Batch Process & Retouch Photos: 5 Ways in Lightroom
Written by  Daisie Team
Published on 6 min read


  1. Apply presets to multiple photos
  2. Sync settings across photos
  3. Use Auto Sync for real-time adjustments
  4. Batch crop and straighten photos
  5. Export multiple photos with different settings

Batch processing and retouching photos can be a tedious task, especially if you have hundreds, if not thousands, of images to edit. But don't fret! With Adobe Lightroom, you can streamline your photo editing workflow and save loads of time. This handy guide will walk you through five ways you can use Adobe Lightroom for photo retouching and batch processing, starting with applying presets to multiple photos. So grab a cup of coffee, settle in, and let's dive into the world of Adobe Lightroom.

Apply presets to multiple photos

Presets in Adobe Lightroom are a lifesaver when it comes to batch processing. They allow you to apply the same adjustments to multiple photos instantly, making your retouching process fast and consistent. Let's break it down:

Selecting the Right Preset

First things first, you need to select the right preset. Adobe Lightroom offers a variety of presets that you can choose from depending on your desired outcome. You can also create your own presets, for a more personalized touch. It's like making your own recipe for a perfect photo!

Applying Presets to Multiple Photos

  1. Select all the photos you want to edit in your library. You can do this by holding down the Shift key and clicking on the photos.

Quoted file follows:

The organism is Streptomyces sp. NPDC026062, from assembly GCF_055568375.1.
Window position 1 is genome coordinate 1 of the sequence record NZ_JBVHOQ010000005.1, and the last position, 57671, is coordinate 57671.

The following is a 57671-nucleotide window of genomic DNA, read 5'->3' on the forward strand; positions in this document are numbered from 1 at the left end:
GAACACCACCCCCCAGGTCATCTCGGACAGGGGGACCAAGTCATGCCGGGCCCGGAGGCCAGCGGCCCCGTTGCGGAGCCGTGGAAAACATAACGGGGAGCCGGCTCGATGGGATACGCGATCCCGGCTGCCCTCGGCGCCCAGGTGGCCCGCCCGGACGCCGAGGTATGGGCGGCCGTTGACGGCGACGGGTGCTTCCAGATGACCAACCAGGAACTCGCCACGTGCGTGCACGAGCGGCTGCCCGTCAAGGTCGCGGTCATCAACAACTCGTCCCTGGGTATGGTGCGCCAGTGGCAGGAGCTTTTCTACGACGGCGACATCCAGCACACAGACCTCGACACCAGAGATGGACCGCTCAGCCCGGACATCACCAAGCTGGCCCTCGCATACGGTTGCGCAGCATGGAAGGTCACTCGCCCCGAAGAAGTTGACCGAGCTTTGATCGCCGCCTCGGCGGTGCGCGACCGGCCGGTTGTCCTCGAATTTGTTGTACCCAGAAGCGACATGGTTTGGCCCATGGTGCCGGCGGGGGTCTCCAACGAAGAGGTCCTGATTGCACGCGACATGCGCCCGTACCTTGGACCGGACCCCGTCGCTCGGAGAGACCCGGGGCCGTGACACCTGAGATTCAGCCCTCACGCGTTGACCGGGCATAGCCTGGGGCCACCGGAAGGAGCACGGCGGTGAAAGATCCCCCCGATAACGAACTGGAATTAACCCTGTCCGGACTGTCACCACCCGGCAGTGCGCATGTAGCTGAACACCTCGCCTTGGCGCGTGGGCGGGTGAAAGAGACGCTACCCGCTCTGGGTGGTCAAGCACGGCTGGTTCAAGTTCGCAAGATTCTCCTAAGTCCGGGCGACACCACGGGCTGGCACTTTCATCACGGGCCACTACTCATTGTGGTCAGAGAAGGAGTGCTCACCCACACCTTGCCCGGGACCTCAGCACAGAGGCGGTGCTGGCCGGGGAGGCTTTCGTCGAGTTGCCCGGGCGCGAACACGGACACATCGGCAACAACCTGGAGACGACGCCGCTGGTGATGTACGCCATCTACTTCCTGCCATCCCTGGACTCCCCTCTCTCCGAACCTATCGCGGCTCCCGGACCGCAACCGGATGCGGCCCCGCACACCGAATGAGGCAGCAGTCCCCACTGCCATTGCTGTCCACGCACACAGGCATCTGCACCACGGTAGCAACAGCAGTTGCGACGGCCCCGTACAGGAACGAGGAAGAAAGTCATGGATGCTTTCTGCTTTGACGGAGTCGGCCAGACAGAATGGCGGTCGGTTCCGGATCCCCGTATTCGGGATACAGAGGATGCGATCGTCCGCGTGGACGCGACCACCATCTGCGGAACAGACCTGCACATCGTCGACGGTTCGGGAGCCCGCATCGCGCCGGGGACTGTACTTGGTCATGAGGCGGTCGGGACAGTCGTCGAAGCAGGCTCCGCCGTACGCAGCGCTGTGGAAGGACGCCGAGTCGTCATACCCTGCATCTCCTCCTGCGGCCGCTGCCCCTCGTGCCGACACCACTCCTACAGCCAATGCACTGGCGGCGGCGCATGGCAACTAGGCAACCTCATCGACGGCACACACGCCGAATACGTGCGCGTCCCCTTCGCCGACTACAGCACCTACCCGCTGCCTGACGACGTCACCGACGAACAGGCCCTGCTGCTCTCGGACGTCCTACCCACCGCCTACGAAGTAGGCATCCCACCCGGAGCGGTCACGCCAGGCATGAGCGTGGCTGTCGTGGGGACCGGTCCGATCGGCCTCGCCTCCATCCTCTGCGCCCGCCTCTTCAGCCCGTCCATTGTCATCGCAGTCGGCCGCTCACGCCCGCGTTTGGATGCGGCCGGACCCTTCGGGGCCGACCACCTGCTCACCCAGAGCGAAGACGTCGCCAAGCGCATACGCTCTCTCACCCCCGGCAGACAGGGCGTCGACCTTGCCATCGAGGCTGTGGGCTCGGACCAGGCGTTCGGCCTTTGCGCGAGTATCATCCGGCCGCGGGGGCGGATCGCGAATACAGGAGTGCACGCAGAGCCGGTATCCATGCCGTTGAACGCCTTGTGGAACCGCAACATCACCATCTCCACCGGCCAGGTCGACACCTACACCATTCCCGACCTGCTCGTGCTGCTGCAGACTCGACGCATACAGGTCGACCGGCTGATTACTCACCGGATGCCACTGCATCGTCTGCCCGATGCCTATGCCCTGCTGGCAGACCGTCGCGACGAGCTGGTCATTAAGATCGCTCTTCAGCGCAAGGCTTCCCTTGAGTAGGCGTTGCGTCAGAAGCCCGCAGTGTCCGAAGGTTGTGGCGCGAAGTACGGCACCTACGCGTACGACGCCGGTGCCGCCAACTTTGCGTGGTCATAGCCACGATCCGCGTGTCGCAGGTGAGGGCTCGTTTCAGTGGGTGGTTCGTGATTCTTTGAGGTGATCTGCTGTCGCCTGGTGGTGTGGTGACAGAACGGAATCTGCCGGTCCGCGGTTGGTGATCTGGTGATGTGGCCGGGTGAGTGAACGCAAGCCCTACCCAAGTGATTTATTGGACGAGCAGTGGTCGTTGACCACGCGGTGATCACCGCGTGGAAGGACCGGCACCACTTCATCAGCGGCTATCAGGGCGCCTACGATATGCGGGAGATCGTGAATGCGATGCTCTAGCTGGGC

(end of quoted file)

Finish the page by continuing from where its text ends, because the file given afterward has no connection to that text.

2. With your photos selected, go to the Develop module. On the left side of the panel, you'll find the Presets section.
  3. Click on the desired preset and voila! Adobe Lightroom will apply it to all the selected photos.

Remember, the whole point of using presets is to make your Adobe Lightroom photo retouching and batch processing more efficient. So don’t hold back—experiment with different presets and see how they can transform your photos.

Modifying Applied Presets

What if you applied a preset and it didn't quite hit the mark? No worries—you can modify the settings after you've applied the preset. This allows you to tweak the look and feel of your photos even further. You can adjust exposure, contrast, saturation, and more, ensuring you get the final result you're aiming for.

Applying presets to multiple photos can significantly speed up your photo retouching process in Adobe Lightroom. By using presets, you can ensure consistency across your batch of photos and save time that you can use to focus on other creative tasks. So next time you're faced with a mountain of photos to edit, remember: presets are your best friends.